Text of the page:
Abundance Graphs Overview
The abundance chart shows the months along the bottom and the green bars reflect the frequency of that species in your local area. The taller the green bar, the more likely you are to see one. In the example above, the bar charts give a clear indication of when Nashville Warblers first begin to arrive in spring (2nd week of March), when they reach their peak abundance (April) and when they are gone (late May).
This tool gives you a great idea of what birds to expect in your area, or at any location you choose. The accuracy of this information is dependent on the amount of eBird data in your area. The more good data the better, and another reason for you to participate in this citizen science project by entering your sightings at eBird.org.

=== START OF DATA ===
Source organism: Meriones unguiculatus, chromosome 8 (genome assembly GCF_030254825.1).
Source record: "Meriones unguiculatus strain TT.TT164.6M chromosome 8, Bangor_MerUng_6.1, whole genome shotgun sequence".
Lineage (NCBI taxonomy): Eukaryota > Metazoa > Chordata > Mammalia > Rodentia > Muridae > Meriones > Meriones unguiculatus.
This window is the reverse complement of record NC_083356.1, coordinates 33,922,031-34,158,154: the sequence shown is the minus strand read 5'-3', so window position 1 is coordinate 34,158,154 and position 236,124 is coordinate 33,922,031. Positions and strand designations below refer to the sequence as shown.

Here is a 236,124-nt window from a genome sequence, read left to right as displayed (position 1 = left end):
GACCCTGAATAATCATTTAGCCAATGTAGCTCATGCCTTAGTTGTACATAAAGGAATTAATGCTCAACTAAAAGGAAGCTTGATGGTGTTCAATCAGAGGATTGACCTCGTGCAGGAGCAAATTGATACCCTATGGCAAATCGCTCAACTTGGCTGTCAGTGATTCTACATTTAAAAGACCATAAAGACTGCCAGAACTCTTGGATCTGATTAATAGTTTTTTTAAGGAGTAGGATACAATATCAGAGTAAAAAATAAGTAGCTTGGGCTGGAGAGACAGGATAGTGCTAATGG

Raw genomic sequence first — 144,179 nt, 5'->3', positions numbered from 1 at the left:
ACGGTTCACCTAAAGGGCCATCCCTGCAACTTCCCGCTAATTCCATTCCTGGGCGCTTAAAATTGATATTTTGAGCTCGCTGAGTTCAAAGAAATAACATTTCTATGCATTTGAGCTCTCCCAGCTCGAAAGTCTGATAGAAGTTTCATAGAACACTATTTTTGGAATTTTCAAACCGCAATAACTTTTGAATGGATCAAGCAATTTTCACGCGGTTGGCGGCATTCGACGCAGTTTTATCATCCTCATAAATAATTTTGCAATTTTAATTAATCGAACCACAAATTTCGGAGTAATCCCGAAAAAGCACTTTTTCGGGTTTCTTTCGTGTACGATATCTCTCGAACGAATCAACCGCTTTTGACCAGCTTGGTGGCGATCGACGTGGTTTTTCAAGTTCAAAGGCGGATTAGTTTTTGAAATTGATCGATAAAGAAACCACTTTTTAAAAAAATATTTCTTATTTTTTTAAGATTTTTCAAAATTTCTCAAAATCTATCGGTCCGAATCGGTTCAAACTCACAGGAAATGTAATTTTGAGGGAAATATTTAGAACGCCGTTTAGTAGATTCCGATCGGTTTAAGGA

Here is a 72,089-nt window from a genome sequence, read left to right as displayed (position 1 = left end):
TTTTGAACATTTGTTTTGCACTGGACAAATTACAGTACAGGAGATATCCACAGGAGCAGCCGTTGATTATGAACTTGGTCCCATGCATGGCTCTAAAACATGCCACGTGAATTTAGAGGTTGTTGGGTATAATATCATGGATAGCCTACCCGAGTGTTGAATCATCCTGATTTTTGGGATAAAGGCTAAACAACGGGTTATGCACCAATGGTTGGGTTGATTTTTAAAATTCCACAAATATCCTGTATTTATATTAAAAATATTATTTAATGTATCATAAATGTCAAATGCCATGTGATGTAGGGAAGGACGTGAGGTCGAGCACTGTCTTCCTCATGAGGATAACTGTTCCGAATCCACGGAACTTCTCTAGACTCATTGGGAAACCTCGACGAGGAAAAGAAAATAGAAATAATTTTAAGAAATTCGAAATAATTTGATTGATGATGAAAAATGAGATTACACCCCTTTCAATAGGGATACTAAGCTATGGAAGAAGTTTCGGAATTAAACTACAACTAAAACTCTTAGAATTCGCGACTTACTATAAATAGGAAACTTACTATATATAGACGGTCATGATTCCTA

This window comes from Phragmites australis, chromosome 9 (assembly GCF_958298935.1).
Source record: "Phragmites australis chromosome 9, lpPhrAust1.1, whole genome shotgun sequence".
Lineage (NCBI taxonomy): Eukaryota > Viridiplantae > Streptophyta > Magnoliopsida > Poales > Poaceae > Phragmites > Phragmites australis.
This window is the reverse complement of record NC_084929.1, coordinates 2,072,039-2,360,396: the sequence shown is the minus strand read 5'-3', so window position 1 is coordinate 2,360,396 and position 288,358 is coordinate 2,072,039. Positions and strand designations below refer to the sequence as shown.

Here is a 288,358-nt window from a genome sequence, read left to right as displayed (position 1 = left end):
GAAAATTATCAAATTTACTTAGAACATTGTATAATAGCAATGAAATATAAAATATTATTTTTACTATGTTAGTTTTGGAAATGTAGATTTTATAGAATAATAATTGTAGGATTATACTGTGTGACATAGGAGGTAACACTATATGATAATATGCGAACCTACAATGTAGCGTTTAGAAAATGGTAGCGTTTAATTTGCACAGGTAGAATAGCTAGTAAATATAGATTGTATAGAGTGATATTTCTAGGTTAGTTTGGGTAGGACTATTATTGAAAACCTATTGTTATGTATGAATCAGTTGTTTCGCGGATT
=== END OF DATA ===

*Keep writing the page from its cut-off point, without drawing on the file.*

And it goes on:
More details on how the bar charts work:
The information in the bar chart is an aggregation of eBird data, but it is not the same as the bar charts on the eBird website in a couple of ways. First, the bar charts in BirdsEye cover just the last 5 years, which is intended to provide a better feel for current/recent abundance patterns. Second, the bar charts summarize sightings within any radius you select from 1- 50 miles or km. The bar charts include sightings at hotspots and personal locations, except those that are unconfirmed or hidden by the user.
The red vertical line on the calendar helps orient you to the current date so you can quickly see the expected current abundance for each species. Additionally, you’ll notice a small red dot along the bottom line of the chart. This dot reflects the most recent sighting within the area covered by the bar chart. For common birds the red dot is normally at or near the red line.